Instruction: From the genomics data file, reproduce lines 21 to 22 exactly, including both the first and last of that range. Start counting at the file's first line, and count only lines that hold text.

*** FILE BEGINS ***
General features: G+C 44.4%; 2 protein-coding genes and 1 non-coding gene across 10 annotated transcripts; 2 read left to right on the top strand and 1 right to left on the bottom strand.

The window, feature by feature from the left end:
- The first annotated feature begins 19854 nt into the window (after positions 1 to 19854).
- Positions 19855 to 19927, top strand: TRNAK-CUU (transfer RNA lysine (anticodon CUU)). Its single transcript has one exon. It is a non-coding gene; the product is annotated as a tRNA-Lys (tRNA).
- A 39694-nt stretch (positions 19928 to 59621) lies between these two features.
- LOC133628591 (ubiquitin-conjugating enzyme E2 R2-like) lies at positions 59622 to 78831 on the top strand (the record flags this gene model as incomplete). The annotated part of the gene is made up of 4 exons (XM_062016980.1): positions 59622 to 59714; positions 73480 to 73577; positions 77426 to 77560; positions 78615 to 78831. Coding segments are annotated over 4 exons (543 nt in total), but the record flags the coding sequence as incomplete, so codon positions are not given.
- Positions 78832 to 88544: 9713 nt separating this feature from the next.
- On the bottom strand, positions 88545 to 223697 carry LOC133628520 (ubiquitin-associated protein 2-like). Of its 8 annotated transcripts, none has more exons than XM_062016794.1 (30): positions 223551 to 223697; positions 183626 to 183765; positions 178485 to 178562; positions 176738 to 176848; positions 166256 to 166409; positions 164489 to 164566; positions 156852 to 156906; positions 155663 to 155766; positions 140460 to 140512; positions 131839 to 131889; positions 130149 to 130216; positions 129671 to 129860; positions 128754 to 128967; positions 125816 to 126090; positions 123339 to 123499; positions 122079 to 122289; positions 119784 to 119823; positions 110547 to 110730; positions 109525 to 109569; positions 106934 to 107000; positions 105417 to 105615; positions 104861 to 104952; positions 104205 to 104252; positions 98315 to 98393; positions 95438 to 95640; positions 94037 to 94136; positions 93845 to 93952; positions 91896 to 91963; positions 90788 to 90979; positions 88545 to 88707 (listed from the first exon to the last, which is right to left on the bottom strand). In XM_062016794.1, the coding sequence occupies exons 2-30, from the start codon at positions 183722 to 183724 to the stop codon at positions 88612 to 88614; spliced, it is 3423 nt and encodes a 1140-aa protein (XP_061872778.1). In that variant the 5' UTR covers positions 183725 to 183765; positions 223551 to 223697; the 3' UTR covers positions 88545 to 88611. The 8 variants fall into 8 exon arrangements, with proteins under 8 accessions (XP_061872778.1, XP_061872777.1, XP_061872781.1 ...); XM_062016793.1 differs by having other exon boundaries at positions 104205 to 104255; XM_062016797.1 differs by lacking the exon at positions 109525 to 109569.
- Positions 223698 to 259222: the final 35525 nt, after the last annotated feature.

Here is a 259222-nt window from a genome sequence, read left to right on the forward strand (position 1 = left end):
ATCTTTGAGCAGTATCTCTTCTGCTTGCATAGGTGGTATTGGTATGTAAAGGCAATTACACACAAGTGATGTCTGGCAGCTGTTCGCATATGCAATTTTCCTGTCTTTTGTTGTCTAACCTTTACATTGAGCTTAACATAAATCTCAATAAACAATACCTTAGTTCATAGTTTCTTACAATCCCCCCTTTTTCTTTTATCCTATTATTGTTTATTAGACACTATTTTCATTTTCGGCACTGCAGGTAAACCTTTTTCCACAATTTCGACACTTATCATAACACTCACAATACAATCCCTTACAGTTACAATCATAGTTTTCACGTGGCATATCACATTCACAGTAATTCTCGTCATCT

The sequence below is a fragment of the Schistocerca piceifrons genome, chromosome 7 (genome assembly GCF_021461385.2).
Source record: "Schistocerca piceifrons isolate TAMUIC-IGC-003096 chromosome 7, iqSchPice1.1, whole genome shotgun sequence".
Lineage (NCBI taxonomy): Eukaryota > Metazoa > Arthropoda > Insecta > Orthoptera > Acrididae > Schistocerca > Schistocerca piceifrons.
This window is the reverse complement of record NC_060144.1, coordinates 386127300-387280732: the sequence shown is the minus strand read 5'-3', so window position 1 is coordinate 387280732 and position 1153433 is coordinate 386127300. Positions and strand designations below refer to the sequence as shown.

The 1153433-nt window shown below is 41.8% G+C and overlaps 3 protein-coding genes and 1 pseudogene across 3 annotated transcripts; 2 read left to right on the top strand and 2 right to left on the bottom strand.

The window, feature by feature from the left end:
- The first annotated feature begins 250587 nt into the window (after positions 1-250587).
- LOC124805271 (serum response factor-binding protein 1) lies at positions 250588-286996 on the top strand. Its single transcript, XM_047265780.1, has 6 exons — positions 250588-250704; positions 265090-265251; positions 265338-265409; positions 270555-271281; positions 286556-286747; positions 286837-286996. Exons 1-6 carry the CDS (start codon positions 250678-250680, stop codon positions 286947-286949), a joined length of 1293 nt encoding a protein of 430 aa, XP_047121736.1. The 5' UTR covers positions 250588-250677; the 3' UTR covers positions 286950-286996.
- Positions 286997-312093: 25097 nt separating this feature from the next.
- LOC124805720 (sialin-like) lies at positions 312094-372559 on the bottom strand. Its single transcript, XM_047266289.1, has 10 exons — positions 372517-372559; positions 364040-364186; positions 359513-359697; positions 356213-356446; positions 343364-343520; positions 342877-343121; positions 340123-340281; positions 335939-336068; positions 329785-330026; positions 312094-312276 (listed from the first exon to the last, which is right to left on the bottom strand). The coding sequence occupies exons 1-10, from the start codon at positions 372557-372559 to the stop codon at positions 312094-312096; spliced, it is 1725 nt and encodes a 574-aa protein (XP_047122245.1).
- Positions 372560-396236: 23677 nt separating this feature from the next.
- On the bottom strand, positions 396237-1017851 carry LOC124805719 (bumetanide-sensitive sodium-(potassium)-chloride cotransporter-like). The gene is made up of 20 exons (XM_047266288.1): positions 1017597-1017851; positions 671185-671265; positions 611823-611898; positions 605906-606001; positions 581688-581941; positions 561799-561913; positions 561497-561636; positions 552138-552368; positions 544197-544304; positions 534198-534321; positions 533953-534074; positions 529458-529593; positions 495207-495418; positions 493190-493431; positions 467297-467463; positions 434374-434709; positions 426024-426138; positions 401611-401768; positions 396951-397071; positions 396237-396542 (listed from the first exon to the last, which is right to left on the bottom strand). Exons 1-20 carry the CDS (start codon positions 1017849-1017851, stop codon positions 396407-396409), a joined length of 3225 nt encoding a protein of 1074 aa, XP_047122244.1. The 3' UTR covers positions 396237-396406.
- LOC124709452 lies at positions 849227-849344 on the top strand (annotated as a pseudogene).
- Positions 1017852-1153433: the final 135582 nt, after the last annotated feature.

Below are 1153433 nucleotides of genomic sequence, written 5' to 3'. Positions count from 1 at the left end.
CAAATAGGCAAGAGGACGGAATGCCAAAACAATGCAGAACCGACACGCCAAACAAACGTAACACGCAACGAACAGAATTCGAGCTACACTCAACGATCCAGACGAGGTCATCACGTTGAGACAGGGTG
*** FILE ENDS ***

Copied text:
- LOC124805720 (sialin-like) lies at positions 312094-372559 on the bottom strand. Its single transcript, XM_047266289.1, has 10 exons — positions 372517-372559; positions 364040-364186; positions 359513-359697; positions 356213-356446; positions 343364-343520; positions 342877-343121; positions 340123-340281; positions 335939-336068; positions 329785-330026; positions 312094-312276 (listed from the first exon to the last, which is right to left on the bottom strand). The coding sequence occupies exons 1-10, from the start codon at positions 372557-372559 to the stop codon at positions 312094-312096; spliced, it is 1725 nt and encodes a 574-aa protein (XP_047122245.1).
- Positions 372560-396236: 23677 nt separating this feature from the next.